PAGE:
ATLANTA _ A recent report by a national organization that advocates for more walkable communities finds that 46,149 people in the US were killed by drivers while walking between 2005 and 2014. Imagine about 11 jumbo jets full of people crashing each year.
The “Dangerous By Design” report is issued by Smart Growth America, a national organization dedicated to research and advocacy for more walkable communities. It looks at the 104 largest metro areas in the country are ranked according to their “Pedestrian Danger Index,” or PDI. The PDI is a calculation of the share of local commuters who walk to work and the most recent data on pedestrian deaths.
The Atlanta-Sandy Springs-Roswell, GA metro area avoids the dubious honor of breaking the Top 10. However, the area still does not rank particularly well, coming in at number 26. There were 819 pedestrian deaths from 2005-2014 in the Atlanta metro area. That’s 1.50 deaths per 100,000 people. The PDI for the region came in at 107.2, right between Dallas-Fort Worth-Arlington, Texas, and Raleigh, North Carolina. The state of Georgia ranked 10th highest on the index, between Texas and North Carolina.
Another troubling indicator is who is disproportionately affected in these crashes. “Native Americans and African Americans, as well as adults 65 years and older, are all at much higher risk of being struck and killed by a car while walking than people in other demographics,” the report states. Furthermore, it’s related to populations who need to walk and ride transit, often in areas with poor pedestrian infrastructure like Memorial Drive.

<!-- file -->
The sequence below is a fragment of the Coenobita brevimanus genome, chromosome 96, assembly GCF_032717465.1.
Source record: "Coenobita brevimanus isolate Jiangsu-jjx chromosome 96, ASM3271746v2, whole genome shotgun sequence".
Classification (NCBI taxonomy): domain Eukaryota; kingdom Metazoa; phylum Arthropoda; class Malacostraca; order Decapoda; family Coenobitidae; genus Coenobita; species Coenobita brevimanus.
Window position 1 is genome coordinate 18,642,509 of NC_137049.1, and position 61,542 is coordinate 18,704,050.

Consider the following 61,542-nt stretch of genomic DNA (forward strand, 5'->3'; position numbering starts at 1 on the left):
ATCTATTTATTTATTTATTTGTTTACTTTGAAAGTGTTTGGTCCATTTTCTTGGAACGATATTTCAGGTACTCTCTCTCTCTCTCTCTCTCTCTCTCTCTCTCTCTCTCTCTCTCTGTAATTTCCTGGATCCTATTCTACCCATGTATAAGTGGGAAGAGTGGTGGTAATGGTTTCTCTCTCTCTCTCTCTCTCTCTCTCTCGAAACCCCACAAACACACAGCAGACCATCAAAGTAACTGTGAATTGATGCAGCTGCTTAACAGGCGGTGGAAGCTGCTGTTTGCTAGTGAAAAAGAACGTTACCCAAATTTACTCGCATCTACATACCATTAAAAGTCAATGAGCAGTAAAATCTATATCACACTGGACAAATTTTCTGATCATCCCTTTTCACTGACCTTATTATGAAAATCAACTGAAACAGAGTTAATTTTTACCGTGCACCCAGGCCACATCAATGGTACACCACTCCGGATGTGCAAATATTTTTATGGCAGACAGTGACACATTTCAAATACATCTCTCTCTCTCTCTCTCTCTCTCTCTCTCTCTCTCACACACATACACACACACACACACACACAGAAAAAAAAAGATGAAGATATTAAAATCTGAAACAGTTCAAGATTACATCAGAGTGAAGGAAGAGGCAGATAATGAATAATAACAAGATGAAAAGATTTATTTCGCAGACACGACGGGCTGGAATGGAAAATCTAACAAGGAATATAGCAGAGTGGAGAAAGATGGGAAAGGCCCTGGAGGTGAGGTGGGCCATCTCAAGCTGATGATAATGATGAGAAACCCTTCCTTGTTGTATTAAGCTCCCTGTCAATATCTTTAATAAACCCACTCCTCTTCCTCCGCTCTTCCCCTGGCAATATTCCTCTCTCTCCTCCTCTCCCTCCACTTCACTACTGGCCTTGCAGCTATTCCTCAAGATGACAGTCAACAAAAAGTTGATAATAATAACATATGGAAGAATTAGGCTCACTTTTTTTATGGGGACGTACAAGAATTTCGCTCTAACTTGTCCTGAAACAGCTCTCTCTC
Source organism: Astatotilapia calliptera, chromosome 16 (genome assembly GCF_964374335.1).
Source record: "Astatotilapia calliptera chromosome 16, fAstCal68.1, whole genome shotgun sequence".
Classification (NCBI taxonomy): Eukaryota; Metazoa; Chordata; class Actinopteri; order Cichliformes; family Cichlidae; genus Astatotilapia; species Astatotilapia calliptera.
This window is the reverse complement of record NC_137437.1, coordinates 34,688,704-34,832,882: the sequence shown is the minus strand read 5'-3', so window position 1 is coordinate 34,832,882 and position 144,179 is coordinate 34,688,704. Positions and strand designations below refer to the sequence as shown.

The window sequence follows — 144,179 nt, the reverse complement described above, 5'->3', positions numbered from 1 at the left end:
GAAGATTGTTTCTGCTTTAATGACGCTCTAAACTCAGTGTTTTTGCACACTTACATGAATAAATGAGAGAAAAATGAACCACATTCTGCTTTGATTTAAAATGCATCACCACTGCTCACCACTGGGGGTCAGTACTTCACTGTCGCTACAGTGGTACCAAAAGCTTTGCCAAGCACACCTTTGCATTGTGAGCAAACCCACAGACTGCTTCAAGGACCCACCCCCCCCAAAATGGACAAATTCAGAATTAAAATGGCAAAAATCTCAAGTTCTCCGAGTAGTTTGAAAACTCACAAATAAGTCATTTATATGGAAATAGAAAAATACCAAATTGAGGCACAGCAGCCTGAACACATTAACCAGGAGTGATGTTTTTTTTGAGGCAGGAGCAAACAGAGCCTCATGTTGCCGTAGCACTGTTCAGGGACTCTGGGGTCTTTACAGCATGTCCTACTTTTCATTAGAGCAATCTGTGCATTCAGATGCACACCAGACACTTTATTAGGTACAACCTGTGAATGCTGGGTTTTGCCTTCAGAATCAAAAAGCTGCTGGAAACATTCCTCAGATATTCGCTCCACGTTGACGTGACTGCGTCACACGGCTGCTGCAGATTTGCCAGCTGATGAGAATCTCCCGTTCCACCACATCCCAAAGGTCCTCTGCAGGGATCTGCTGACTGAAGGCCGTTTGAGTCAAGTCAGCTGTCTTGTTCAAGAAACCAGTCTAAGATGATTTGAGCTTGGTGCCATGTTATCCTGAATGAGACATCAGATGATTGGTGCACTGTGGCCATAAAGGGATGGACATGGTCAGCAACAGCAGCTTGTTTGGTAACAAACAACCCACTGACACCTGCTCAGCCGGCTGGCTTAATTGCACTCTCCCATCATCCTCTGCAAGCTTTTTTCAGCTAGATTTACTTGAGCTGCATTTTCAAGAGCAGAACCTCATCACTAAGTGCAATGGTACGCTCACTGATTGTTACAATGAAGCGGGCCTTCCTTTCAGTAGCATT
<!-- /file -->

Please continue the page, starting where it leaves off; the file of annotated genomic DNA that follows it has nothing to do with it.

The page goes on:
So why does this matter for Memorial Drive? It’s helpful to remember that this is not an isolated issue that we’re dealing with alone. It gives us the national context for a local tragedy, like the death of Barbara Crawford on March 20.
From the report:
“We must use every tool available to improve safety for pedestrians. Ending drunk or distracted driving, enforcing speed limits, and reminding pedestrians to cross streets safely are all important parts of this effort. So too is better, safer street design. The way we design, plan for, and build streets is an enormous part of both this problem and its solution.
Streets without sidewalks or pedestrian crossings, with wide lanes that encourage people to drive fast are simply designed to be dangerous for people walking. People walk along these roads despite the clear safety risk. This is not user error. Rather, it is a sign that these streets are failing to adequately meet the needs of everyone in a community.”